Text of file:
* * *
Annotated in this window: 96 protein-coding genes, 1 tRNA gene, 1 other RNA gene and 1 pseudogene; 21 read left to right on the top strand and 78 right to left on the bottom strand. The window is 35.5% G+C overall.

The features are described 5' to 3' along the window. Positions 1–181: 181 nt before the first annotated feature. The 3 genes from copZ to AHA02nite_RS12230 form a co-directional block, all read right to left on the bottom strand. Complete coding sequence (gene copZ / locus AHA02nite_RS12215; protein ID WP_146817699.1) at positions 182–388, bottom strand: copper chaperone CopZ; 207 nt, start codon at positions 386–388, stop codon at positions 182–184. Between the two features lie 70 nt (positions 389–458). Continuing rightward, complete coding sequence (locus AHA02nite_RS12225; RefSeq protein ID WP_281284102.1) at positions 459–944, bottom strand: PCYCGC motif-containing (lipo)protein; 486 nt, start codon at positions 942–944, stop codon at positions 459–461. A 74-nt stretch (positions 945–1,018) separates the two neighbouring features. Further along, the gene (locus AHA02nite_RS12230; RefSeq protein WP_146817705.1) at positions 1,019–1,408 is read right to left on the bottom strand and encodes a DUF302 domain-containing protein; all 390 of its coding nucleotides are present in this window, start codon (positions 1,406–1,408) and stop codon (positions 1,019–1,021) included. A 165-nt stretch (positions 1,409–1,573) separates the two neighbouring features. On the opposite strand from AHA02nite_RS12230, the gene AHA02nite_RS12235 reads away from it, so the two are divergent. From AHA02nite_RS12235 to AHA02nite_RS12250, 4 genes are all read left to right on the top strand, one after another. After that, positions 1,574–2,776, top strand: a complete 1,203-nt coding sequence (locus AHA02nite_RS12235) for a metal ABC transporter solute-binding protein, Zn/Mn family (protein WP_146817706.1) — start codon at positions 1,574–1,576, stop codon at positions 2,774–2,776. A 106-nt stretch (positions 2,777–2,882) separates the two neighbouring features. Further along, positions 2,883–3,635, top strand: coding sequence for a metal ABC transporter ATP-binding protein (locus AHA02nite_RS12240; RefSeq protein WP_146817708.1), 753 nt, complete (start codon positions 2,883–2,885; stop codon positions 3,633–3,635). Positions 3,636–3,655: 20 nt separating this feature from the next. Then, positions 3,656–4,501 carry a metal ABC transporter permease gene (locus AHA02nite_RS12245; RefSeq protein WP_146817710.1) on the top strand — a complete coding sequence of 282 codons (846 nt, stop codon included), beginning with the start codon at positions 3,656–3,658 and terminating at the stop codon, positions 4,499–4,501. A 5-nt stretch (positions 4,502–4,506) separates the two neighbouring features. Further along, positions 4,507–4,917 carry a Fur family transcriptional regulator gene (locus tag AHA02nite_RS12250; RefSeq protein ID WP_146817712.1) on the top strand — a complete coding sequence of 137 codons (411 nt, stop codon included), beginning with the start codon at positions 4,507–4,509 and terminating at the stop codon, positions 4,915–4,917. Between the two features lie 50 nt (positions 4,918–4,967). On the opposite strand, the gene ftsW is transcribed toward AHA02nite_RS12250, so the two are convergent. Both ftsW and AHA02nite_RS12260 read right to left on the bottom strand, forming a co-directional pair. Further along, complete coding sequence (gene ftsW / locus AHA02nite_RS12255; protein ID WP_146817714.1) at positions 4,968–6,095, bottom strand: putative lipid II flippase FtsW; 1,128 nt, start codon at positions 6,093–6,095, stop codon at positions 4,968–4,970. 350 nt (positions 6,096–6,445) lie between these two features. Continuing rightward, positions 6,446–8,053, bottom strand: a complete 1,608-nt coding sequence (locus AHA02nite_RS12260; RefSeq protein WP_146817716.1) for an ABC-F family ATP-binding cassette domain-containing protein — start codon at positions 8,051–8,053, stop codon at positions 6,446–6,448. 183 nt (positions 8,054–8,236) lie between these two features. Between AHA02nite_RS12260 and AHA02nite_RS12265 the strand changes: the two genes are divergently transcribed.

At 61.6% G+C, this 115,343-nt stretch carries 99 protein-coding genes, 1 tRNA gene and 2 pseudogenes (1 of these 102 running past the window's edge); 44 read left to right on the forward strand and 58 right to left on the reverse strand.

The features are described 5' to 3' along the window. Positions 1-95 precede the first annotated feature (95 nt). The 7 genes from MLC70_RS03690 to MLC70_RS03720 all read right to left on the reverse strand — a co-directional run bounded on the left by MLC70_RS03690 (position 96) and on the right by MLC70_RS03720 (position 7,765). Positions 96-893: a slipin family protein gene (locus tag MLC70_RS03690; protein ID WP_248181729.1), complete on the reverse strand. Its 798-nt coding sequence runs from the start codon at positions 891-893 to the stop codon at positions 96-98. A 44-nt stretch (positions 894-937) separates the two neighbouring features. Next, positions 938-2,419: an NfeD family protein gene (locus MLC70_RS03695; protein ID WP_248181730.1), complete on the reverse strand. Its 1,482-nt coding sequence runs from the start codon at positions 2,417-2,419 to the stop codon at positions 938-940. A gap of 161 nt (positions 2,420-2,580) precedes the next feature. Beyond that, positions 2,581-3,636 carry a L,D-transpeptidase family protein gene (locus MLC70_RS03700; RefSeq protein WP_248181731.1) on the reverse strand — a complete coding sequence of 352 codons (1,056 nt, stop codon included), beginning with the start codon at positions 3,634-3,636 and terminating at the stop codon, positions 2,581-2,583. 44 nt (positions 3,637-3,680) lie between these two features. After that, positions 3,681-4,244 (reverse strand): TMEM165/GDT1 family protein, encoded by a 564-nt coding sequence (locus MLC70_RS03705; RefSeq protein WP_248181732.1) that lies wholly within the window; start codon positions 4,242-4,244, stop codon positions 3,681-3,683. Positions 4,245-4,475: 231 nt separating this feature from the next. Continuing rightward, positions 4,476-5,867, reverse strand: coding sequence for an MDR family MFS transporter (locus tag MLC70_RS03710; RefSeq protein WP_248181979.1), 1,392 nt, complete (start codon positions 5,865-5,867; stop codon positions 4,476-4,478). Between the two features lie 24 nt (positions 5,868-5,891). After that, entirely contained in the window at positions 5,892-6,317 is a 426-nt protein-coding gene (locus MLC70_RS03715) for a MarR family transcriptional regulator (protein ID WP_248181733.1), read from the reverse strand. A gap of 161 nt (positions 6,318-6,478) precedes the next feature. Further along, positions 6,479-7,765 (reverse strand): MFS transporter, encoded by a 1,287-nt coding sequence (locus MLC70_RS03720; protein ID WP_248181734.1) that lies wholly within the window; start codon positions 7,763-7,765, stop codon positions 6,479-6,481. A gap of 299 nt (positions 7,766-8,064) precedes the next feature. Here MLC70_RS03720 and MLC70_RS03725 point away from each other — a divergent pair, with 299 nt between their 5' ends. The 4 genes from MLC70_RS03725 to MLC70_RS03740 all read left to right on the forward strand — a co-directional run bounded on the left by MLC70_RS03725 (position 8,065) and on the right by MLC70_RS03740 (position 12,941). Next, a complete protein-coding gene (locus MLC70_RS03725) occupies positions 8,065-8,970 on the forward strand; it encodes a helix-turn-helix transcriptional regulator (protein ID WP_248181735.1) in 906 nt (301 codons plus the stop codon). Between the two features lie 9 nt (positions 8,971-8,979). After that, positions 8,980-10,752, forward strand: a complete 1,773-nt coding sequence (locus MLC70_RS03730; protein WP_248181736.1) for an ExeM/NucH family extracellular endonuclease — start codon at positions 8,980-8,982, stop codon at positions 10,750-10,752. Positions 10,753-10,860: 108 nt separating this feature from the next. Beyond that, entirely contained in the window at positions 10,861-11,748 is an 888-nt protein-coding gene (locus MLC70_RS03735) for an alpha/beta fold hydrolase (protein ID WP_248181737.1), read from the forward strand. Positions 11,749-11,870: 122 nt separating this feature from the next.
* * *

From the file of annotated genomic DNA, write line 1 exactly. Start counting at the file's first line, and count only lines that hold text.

Annotated in this window: 96 protein-coding genes, 1 tRNA gene, 1 other RNA gene and 1 pseudogene; 21 read left to right on the top strand and 78 right to left on the bottom strand. The window is 35.5% G+C overall.